In fact, though, the simple product... or should it ivity argument may have been mis-be total available guided in the first place: what matters energy? in an ecological community is not the energy available per unit area but the total available energy, that is, productivity per unit area multiplied by the space (or volume) occupied by the ecosystem - the 'productive space' hypothesis (Schoener, 1989). A very small and isolated habitat, for example, no matter how productive locally, is unlikely to provide enough energy for viable populations at higher trophic levels. A number of studies appear to support the productive space hypothesis, in that the number of trophic levels is positively correlated with the total available energy -an example is shown in Figure 20.15a. On the other hand, the rare attempts that have been made to determine the separate contributions of ecosystem size and local productivity have detected an effect from size but not from productivity (e.g. Figure 20.15b).
Figure 20.15 (right) (a) The food chain length (FCL) increases with productive space for the food webs of 14 lakes in Ontario and Quebec; productive space (PS) = productivity X lake area; FCL = 2.94PS021, r2 = 0.48. (After Vander Zanden et al., 1999.) (b) Relationships between maximum trophic position and ecosystem size (above) or productivity (below) for 25 lakes in northeastern North America. The maximum trophic position increased with ecosystem size apparently independently of whether productivity was low (2-11 |lg l-1 total phosphorus (TP)), moderate (11-30 |gl-1 TP) or high (30-250 |gl-1 TP). However, when small (3 X 105 to 3 X 107 m3), medium (3 X 107 to 3 X 109 m3) and large lakes (3 X 109 to 3 X 1012 m3) were examined separately, the maximum trophic position did not vary with productivity. The maximum trophic position is the trophic position (FCL + 1) of the species with the highest average trophic position in each of the lake food webs. (After Post et al., 2000.)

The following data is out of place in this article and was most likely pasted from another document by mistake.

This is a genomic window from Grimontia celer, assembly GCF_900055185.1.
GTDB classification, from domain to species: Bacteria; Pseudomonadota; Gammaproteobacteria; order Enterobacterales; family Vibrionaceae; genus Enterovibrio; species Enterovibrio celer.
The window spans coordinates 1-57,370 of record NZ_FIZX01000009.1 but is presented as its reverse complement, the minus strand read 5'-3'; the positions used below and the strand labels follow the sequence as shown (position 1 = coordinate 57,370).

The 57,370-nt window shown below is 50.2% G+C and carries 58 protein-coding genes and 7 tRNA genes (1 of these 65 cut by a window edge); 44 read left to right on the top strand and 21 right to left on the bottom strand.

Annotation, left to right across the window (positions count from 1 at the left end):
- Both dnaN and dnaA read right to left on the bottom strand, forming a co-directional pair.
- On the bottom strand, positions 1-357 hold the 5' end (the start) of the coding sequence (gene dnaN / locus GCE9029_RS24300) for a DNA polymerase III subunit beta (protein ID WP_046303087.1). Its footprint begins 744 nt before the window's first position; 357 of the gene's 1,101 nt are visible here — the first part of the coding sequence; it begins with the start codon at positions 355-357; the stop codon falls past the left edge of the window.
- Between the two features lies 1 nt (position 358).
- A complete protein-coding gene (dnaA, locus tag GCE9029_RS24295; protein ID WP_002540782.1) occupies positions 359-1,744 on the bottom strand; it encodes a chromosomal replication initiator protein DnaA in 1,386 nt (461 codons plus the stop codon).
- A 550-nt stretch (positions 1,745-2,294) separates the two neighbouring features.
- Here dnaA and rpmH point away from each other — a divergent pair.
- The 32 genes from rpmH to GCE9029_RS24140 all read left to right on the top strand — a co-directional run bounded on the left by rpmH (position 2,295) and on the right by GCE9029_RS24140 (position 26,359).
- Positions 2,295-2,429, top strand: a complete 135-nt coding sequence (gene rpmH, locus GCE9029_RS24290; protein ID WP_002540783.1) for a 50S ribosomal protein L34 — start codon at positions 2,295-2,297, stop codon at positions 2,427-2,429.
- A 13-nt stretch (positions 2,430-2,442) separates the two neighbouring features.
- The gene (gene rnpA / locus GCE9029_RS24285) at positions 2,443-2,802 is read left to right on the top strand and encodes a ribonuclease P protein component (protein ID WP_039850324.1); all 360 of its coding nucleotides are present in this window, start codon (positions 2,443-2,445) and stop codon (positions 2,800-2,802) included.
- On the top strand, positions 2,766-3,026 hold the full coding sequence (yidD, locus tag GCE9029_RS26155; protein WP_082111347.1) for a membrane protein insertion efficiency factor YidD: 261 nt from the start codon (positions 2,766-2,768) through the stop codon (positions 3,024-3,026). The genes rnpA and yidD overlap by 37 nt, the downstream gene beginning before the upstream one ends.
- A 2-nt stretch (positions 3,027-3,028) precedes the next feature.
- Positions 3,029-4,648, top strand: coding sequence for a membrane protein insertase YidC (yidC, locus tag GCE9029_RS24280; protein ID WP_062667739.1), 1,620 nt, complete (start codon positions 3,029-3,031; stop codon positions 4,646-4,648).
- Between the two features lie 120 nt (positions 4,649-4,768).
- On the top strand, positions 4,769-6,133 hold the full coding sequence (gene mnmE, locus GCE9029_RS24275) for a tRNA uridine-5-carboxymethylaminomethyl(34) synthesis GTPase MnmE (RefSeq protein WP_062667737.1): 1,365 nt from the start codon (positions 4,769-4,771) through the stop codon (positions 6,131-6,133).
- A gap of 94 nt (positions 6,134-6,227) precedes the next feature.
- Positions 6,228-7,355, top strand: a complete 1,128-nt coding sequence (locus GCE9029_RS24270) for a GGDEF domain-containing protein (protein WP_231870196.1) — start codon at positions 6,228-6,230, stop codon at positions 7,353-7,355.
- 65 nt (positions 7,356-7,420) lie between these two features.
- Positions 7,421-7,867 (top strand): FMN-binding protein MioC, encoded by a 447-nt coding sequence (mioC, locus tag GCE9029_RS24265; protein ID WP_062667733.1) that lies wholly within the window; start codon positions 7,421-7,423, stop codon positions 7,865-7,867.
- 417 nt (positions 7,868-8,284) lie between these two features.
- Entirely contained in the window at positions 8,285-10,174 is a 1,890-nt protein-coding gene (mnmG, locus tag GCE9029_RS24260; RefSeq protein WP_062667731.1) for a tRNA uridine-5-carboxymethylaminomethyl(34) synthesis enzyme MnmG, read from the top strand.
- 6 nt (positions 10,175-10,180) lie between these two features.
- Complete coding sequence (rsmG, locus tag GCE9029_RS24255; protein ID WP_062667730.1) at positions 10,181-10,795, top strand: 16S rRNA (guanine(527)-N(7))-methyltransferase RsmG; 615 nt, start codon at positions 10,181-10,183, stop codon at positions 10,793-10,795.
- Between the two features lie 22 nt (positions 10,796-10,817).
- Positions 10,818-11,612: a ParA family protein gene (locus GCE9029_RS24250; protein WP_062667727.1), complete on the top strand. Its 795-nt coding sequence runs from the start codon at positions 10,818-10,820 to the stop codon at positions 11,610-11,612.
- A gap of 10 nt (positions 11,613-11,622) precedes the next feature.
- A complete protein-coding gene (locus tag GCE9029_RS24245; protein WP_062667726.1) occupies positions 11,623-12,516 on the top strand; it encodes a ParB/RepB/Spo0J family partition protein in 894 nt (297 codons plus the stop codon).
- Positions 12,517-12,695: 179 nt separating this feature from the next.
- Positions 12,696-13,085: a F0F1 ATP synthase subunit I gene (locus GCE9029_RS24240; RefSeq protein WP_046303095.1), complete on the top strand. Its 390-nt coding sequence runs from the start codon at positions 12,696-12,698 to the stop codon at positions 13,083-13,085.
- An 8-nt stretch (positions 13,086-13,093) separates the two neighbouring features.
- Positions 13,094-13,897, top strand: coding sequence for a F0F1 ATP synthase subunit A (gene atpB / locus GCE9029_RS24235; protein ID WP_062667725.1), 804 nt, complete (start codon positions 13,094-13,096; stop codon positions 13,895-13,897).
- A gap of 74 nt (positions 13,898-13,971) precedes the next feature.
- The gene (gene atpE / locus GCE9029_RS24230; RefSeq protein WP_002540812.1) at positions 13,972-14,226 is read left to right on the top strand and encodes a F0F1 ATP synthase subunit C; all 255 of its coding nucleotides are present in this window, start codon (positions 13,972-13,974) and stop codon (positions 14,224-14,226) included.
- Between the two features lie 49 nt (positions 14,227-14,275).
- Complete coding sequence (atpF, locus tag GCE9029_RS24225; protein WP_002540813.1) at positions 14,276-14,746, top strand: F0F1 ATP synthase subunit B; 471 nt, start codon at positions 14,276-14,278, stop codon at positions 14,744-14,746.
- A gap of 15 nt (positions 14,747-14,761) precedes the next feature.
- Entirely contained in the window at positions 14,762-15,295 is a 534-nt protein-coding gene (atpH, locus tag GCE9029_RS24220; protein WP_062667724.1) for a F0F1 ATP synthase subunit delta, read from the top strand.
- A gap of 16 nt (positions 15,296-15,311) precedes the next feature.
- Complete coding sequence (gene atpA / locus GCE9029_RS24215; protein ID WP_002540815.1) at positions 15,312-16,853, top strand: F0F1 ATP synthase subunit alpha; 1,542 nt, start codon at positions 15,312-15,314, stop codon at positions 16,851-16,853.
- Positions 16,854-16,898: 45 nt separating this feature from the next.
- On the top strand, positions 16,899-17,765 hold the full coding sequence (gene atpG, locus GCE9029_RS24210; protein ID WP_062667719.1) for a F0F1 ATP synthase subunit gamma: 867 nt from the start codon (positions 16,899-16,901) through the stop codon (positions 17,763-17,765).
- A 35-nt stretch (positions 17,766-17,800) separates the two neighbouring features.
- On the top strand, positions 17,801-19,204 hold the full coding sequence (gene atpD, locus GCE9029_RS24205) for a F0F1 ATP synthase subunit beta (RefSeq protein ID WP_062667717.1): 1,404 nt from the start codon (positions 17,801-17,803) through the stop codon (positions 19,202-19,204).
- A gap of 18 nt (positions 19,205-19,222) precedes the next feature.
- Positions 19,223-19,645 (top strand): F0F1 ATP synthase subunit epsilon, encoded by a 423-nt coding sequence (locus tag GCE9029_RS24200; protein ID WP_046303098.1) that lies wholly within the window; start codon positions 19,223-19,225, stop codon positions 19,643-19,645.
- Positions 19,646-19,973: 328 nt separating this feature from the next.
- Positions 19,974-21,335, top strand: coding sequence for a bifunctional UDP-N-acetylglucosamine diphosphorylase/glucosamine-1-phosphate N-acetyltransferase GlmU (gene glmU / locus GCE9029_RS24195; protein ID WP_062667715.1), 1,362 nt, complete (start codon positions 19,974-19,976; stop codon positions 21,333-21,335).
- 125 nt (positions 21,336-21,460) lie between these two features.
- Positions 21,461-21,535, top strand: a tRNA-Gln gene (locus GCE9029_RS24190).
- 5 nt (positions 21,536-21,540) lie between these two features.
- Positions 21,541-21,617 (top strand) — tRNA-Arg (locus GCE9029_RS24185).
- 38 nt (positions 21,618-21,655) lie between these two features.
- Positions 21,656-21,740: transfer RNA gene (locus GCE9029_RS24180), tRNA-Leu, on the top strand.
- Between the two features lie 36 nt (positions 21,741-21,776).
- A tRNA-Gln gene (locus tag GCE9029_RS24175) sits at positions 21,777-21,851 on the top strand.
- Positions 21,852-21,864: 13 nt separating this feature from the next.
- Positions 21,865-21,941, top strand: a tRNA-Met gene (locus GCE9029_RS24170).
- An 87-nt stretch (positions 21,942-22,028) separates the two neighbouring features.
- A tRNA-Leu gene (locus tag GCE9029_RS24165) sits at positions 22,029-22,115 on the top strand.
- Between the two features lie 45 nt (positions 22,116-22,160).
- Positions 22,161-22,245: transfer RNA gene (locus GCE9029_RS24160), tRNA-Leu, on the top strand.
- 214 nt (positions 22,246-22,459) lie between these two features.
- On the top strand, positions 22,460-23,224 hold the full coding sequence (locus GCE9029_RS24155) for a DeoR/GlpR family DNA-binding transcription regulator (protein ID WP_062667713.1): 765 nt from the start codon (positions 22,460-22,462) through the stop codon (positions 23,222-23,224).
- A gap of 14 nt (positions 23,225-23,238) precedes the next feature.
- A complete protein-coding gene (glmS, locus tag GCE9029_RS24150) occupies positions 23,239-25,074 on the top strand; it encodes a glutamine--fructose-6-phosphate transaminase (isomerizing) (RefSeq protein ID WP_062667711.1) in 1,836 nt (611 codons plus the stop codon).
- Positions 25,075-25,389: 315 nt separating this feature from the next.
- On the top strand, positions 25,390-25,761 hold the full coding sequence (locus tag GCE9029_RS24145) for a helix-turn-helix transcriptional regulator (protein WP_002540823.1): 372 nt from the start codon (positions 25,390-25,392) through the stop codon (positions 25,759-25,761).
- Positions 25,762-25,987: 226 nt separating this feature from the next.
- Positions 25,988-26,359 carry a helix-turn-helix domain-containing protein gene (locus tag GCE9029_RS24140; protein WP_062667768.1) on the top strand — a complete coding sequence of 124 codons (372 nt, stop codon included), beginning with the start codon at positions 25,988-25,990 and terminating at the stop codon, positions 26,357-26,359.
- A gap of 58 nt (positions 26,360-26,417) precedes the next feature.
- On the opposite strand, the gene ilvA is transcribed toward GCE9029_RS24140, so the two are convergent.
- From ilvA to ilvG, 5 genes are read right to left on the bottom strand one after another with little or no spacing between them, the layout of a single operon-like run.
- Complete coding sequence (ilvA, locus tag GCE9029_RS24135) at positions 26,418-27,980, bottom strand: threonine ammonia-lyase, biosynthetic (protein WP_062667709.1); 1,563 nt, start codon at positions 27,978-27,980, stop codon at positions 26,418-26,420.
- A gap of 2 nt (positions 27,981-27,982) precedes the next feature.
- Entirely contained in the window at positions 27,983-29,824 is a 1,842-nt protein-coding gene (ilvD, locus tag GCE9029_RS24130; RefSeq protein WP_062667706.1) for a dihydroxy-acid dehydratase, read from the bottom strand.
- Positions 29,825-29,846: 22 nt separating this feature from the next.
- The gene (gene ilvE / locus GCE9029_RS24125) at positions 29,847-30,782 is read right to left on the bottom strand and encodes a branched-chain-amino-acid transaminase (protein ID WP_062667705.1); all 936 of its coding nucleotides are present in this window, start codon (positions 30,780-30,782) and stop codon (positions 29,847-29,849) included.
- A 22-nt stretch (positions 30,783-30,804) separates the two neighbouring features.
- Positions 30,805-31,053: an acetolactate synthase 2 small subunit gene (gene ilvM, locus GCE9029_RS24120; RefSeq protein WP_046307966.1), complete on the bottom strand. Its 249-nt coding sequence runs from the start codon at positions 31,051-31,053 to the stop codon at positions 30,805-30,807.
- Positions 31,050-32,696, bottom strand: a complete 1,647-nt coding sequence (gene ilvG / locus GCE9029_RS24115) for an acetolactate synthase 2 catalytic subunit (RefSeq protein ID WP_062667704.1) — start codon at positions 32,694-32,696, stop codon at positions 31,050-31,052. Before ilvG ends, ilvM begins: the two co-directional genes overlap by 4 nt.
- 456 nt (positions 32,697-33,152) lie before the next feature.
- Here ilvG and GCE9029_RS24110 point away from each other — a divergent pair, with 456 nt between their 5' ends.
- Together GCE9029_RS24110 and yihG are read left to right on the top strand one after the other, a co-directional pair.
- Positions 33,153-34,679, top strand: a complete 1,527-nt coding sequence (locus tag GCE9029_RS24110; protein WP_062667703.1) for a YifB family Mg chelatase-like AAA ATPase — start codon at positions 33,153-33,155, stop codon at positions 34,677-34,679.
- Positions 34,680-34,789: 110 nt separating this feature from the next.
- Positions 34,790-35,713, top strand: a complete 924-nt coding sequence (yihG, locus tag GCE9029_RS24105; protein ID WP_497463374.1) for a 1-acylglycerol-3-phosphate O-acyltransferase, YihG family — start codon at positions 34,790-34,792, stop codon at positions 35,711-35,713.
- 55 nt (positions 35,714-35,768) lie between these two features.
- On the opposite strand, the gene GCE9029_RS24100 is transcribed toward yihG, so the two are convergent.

Results like these may indicate that total energy is indeed important but is far more dependent on ecosystem size than productivity per unit area. But they may mean, alternatively, that ecosystem size affects food chain length by some other means and available energy has no detectable effect (Post, 2002). One possibility is that ecosystem size affects species richness (it certainly does so - see Chapter 21) and richer webs tend to support longer chains. Unsurprisingly, richness and chain length tend to be associated. Untangling causation from correlation is an important challenge.
0 2.5 5 7.5 10 12.5 15 Productive space In (kg C day-1)
k High productivity □ Moderate productivity ♦ Low productivity k High productivity □ Moderate productivity ♦ Low productivity
107 109 1011 1013 Ecosystem size (volume, m3)
107 109 1011 1013 Ecosystem size (volume, m3)
101 102 Productivity (TP, ig l-1)
If available energy is found ultimately to have no effect on food chain length, it should perhaps be borne in mind that species richness is usually significantly higher in productive regions (see Chapter 21), and that each consumer probably feeds on only a limited range of species at a lower trophic level. Hence, the amount of energy flowing up a single food chain in a productive region (a large amount of energy, but divided amongst many subsystems) may not be very different from that flowing up a single food chain in an unproductive region (having been divided amongst fewer subsystems).